The Best of Roy of the Rovers: The 1980s
- David Pollock
- 22 May 2008
He may have lost his left foot and been the victim of a suicide bomber, but Roy Race will never die. David Pollock has a ball as the comeback kid bounces back
Forget Teddy Sheringham or Craig Brewster. Each would have to play on for almost another 20 years to match the footballing career of Roy Race, who turned out for and then player-managed the famous Melchester Rovers from 1954 to 1993 (with a brief sojourn at Walford Rovers in 1983). Who has been as iconic a representative of British football as Roy of the Rovers over the last half century and more: Best, Gascoigne, Cantona, maybe a couple more? Not bad for a made-up character, now is it?
‘I think Roy’s appeal always lay in his honesty and his flair for the spectacular,’ says Mark Towers, who runs fansite www.royoftherovers.com. ‘He’s even given the English language a new phrase. You still hear commentators referring to something as “real Roy of the Rovers stuff” when a game has been won against the odds. That sums up the excitement of the strip, but also the fact that Roy stood for honesty and integrity.’
Making his debut in the sport and adventure comic Tiger in 1954, Roy was created by the collaborative efforts of writer Frank S Pepper, artist ‘Stewart Colwyn’ (a pen-name of Joe Colquhoun, who went on to co-create the seminal war strip ‘Charley’s War’ for Battle in the 70s) and editor Derek Birnage. Pepper would only write the strip for four issues, before Colquhoun took over, until being replaced in turn by Birnage four-and-a-half years later.
It wasn’t until 1976 that Roy’s adventures were spun out into his own weekly comic, which went monthly just as Roy moved into management in 1993 and eventually folded in 1995. Yet, Roy still had one more comeback left in him, with a short monthly strip in the pages of Match of the Day magazine from 1997 to 2001. In his time he married and had three children with Penny (who died in 1995), won a hatful of domestic and European trophies (despite an England career which lasted 24 years, Roy sadly missed out on international honours), and also variously contended with a shooting incident, the death of half the Melchester first team in a suicide bomb attack, and finally the loss of his famous left foot in a helicopter crash.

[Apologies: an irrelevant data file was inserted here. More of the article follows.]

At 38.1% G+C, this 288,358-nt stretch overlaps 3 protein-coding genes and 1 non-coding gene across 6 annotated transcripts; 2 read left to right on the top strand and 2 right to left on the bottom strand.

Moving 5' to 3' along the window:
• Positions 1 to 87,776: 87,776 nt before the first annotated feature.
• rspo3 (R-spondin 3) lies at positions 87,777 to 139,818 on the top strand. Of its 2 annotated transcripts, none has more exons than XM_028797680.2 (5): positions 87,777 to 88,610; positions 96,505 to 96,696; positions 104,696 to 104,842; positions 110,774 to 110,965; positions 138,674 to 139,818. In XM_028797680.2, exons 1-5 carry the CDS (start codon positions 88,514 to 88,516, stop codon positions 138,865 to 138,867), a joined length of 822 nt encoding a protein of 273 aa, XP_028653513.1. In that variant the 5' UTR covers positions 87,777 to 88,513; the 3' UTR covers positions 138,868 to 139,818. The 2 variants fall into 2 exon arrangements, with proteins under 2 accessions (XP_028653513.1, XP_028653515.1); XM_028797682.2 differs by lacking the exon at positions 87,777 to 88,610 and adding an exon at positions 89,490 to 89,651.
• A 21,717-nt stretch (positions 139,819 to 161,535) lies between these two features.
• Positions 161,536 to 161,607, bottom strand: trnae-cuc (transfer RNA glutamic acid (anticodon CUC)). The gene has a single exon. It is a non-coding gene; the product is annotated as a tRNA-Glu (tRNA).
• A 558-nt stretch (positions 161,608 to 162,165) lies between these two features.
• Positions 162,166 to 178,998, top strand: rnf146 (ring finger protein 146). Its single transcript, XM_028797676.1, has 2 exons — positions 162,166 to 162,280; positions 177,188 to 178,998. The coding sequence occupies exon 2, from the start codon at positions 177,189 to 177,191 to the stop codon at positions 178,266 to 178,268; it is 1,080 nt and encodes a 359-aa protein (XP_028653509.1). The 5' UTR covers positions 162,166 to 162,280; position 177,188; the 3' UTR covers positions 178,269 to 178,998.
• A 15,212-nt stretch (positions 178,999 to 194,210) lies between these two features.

Now a new generation of fans are being given the chance to catch up with Roy’s life with reprint books from Titan, including the Roy of the Rovers Archives (to kick off in August), which will tell Roy’s story in chronological order from 1954. ‘Roy’s an exceedingly unusual comic character as he’s the subject of one continuous story,’ says David Leach, editor of the new collections. ‘If kids were to pick up this story from the beginning they’d become hooked. Look at the way Harry Potter moves from one academic year to the next. Roy’s sporting life is the same.’
Although Leach points to the dramatic downturn in the early 90s kids’ comics market as a cause for Roy’s disappearance, it’s ironic that his weekly adventures finished during the ‘92/’93 season, the first year of the English Premier League and the advent of an avaricious era of wags, oligarchs and television money. His return, as well as a nostalgia trip for many, is also a reminder of simpler days when footballers really did seem like heroes.
The Best of Roy of the Rovers: The 1980s is published by Titan in June.